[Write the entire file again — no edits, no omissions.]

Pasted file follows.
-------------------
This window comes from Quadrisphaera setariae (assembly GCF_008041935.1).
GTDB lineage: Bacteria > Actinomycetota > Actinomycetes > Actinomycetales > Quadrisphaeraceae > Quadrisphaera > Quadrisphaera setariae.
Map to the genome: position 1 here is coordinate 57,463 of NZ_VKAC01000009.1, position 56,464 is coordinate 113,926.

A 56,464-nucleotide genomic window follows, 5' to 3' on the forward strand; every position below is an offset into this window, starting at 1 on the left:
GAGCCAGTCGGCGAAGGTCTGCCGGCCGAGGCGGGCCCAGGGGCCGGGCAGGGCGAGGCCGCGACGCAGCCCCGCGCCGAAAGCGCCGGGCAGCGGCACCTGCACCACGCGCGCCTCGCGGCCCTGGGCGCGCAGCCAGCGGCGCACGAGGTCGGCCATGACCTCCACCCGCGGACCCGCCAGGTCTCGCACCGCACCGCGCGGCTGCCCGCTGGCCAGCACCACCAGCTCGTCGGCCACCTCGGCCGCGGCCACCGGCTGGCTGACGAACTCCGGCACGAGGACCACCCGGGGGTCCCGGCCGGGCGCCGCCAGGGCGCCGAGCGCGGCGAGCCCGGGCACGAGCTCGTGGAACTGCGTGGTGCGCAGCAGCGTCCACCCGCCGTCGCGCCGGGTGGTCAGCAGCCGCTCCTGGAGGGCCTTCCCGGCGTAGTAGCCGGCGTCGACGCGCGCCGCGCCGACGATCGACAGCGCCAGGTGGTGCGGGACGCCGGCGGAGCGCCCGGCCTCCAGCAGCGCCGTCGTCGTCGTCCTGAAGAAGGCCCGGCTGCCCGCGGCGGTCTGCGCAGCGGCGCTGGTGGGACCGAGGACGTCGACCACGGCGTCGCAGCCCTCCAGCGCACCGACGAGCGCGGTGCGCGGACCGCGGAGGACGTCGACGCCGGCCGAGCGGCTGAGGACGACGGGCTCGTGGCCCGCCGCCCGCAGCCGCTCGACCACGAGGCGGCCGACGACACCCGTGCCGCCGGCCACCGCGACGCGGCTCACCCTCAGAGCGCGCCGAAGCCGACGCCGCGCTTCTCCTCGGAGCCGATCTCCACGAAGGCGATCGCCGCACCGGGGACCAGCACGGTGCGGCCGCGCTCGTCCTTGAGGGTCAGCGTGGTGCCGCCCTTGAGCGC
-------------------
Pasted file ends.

This window comes from Quadrisphaera setariae (assembly GCF_008041935.1).
GTDB lineage: Bacteria > Actinomycetota > Actinomycetes > Actinomycetales > Quadrisphaeraceae > Quadrisphaera > Quadrisphaera setariae.
Map to the genome: position 1 here is coordinate 57,463 of NZ_VKAC01000009.1, position 56,464 is coordinate 113,926.

A 56,464-nucleotide genomic window follows, 5' to 3' on the forward strand; every position below is an offset into this window, starting at 1 on the left:
GAGCCAGTCGGCGAAGGTCTGCCGGCCGAGGCGGGCCCAGGGGCCGGGCAGGGCGAGGCCGCGACGCAGCCCCGCGCCGAAAGCGCCGGGCAGCGGCACCTGCACCACGCGCGCCTCGCGGCCCTGGGCGCGCAGCCAGCGGCGCACGAGGTCGGCCATGACCTCCACCCGCGGACCCGCCAGGTCTCGCACCGCACCGCGCGGCTGCCCGCTGGCCAGCACCACCAGCTCGTCGGCCACCTCGGCCGCGGCCACCGGCTGGCTGACGAACTCCGGCACGAGGACCACCCGGGGGTCCCGGCCGGGCGCCGCCAGGGCGCCGAGCGCGGCGAGCCCGGGCACGAGCTCGTGGAACTGCGTGGTGCGCAGCAGCGTCCACCCGCCGTCGCGCCGGGTGGTCAGCAGCCGCTCCTGGAGGGCCTTCCCGGCGTAGTAGCCGGCGTCGACGCGCGCCGCGCCGACGATCGACAGCGCCAGGTGGTGCGGGACGCCGGCGGAGCGCCCGGCCTCCAGCAGCGCCGTCGTCGTCGTCCTGAAGAAGGCCCGGCTGCCCGCGGCGGTCTGCGCAGCGGCGCTGGTGGGACCGAGGACGTCGACCACGGCGTCGCAGCCCTCCAGCGCACCGACGAGCGCGGTGCGCGGACCGCGGAGGACGTCGACGCCGGCCGAGCGGCTGAGGACGACGGGCTCGTGGCCCGCCGCCCGCAGCCGCTCGACCACGAGGCGGCCGACGACACCCGTGCCGCCGGCCACCGCGACGCGGCTCACCCTCAGAGCGCGCCGAAGCCGACGCCGCGCTTCTCCTCGGAGCCGATCTCCACGAAGGCGATCGCCGCACCGGGGACCAGCACGGTGCGGCCGCGCTCGTCCTTGAGGGTCAGCGTGGTGCCGCCCTTGAGCGC